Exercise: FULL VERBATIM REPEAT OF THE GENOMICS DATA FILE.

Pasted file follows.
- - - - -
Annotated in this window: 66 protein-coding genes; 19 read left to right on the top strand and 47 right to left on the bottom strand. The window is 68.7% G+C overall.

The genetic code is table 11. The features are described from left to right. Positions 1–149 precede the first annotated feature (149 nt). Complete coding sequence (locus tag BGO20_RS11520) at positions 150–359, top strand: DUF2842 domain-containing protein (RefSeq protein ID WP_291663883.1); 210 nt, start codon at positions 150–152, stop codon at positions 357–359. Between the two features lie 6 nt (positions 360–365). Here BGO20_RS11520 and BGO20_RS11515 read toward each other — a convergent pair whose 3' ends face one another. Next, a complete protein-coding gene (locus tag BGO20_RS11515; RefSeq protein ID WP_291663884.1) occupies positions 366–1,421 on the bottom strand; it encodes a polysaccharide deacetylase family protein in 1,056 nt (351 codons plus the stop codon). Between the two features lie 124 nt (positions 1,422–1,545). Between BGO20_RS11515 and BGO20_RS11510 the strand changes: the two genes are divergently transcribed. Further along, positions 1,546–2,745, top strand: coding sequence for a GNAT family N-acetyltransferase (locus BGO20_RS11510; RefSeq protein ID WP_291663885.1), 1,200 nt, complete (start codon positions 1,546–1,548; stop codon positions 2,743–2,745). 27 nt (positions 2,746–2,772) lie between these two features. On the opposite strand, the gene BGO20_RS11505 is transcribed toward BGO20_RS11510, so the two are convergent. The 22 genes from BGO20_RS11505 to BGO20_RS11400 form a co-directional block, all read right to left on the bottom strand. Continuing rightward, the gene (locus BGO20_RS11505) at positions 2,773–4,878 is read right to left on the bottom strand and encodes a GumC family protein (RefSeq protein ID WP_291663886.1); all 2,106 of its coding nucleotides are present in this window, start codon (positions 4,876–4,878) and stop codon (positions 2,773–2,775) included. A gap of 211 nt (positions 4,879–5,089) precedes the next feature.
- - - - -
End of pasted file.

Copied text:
Annotated in this window: 66 protein-coding genes; 19 read left to right on the top strand and 47 right to left on the bottom strand. The window is 68.7% G+C overall.

The genetic code is table 11. The features are described from left to right. Positions 1–149 precede the first annotated feature (149 nt). Complete coding sequence (locus tag BGO20_RS11520) at positions 150–359, top strand: DUF2842 domain-containing protein (RefSeq protein ID WP_291663883.1); 210 nt, start codon at positions 150–152, stop codon at positions 357–359. Between the two features lie 6 nt (positions 360–365). Here BGO20_RS11520 and BGO20_RS11515 read toward each other — a convergent pair whose 3' ends face one another. Next, a complete protein-coding gene (locus tag BGO20_RS11515; RefSeq protein ID WP_291663884.1) occupies positions 366–1,421 on the bottom strand; it encodes a polysaccharide deacetylase family protein in 1,056 nt (351 codons plus the stop codon). Between the two features lie 124 nt (positions 1,422–1,545). Between BGO20_RS11515 and BGO20_RS11510 the strand changes: the two genes are divergently transcribed. Further along, positions 1,546–2,745, top strand: coding sequence for a GNAT family N-acetyltransferase (locus BGO20_RS11510; RefSeq protein ID WP_291663885.1), 1,200 nt, complete (start codon positions 1,546–1,548; stop codon positions 2,743–2,745). 27 nt (positions 2,746–2,772) lie between these two features. On the opposite strand, the gene BGO20_RS11505 is transcribed toward BGO20_RS11510, so the two are convergent. The 22 genes from BGO20_RS11505 to BGO20_RS11400 form a co-directional block, all read right to left on the bottom strand. Continuing rightward, the gene (locus BGO20_RS11505) at positions 2,773–4,878 is read right to left on the bottom strand and encodes a GumC family protein (RefSeq protein ID WP_291663886.1); all 2,106 of its coding nucleotides are present in this window, start codon (positions 4,876–4,878) and stop codon (positions 2,773–2,775) included. A gap of 211 nt (positions 4,879–5,089) precedes the next feature.